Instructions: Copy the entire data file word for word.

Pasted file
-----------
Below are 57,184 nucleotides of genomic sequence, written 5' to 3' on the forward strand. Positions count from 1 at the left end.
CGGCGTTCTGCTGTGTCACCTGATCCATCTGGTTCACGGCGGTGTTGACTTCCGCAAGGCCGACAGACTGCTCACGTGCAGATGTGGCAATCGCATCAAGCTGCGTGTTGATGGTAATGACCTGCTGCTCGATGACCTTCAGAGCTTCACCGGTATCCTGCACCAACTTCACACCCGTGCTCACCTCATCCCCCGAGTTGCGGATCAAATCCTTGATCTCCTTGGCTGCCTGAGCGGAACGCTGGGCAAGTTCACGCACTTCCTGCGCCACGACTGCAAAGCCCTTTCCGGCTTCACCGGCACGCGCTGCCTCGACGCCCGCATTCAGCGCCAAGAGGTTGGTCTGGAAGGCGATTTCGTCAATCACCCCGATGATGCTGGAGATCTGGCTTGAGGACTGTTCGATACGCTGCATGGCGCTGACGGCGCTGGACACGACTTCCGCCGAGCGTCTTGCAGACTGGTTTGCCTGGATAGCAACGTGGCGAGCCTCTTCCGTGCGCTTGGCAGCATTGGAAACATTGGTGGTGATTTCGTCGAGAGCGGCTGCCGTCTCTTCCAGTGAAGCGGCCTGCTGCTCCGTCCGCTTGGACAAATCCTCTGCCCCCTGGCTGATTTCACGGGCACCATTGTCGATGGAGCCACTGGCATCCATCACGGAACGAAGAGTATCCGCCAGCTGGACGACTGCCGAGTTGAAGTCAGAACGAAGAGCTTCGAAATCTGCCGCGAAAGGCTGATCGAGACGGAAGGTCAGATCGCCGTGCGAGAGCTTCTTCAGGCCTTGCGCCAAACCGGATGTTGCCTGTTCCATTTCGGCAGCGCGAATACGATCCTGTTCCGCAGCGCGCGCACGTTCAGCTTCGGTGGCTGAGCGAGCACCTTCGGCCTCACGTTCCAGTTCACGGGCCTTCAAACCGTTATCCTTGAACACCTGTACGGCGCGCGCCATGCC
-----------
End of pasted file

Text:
Below are 57,184 nucleotides of genomic sequence, written 5' to 3' on the forward strand. Positions count from 1 at the left end.
CGGCGTTCTGCTGTGTCACCTGATCCATCTGGTTCACGGCGGTGTTGACTTCCGCAAGGCCGACAGACTGCTCACGTGCAGATGTGGCAATCGCATCAAGCTGCGTGTTGATGGTAATGACCTGCTGCTCGATGACCTTCAGAGCTTCACCGGTATCCTGCACCAACTTCACACCCGTGCTCACCTCATCCCCCGAGTTGCGGATCAAATCCTTGATCTCCTTGGCTGCCTGAGCGGAACGCTGGGCAAGTTCACGCACTTCCTGCGCCACGACTGCAAAGCCCTTTCCGGCTTCACCGGCACGCGCTGCCTCGACGCCCGCATTCAGCGCCAAGAGGTTGGTCTGGAAGGCGATTTCGTCAATCACCCCGATGATGCTGGAGATCTGGCTTGAGGACTGTTCGATACGCTGCATGGCGCTGACGGCGCTGGACACGACTTCCGCCGAGCGTCTTGCAGACTGGTTTGCCTGGATAGCAACGTGGCGAGCCTCTTCCGTGCGCTTGGCAGCATTGGAAACATTGGTGGTGATTTCGTCGAGAGCGGCTGCCGTCTCTTCCAGTGAAGCGGCCTGCTGCTCCGTCCGCTTGGACAAATCCTCTGCCCCCTGGCTGATTTCACGGGCACCATTGTCGATGGAGCCACTGGCATCCATCACGGAACGAAGAGTATCCGCCAGCTGGACGACTGCCGAGTTGAAGTCAGAACGAAGAGCTTCGAAATCTGCCGCGAAAGGCTGATCGAGACGGAAGGTCAGATCGCCGTGCGAGAGCTTCTTCAGGCCTTGCGCCAAACCGGATGTTGCCTGTTCCATTTCGGCAGCGCGAATACGATCCTGTTCCGCAGCGCGCGCACGTTCAGCTTCGGTGGCTGAGCGAGCACCTTCGGCCTCACGTTCCAGTTCACGGGCCTTCAAACCGTTATCCTTGAACACCTGTACGGCGCGCGCCATGCC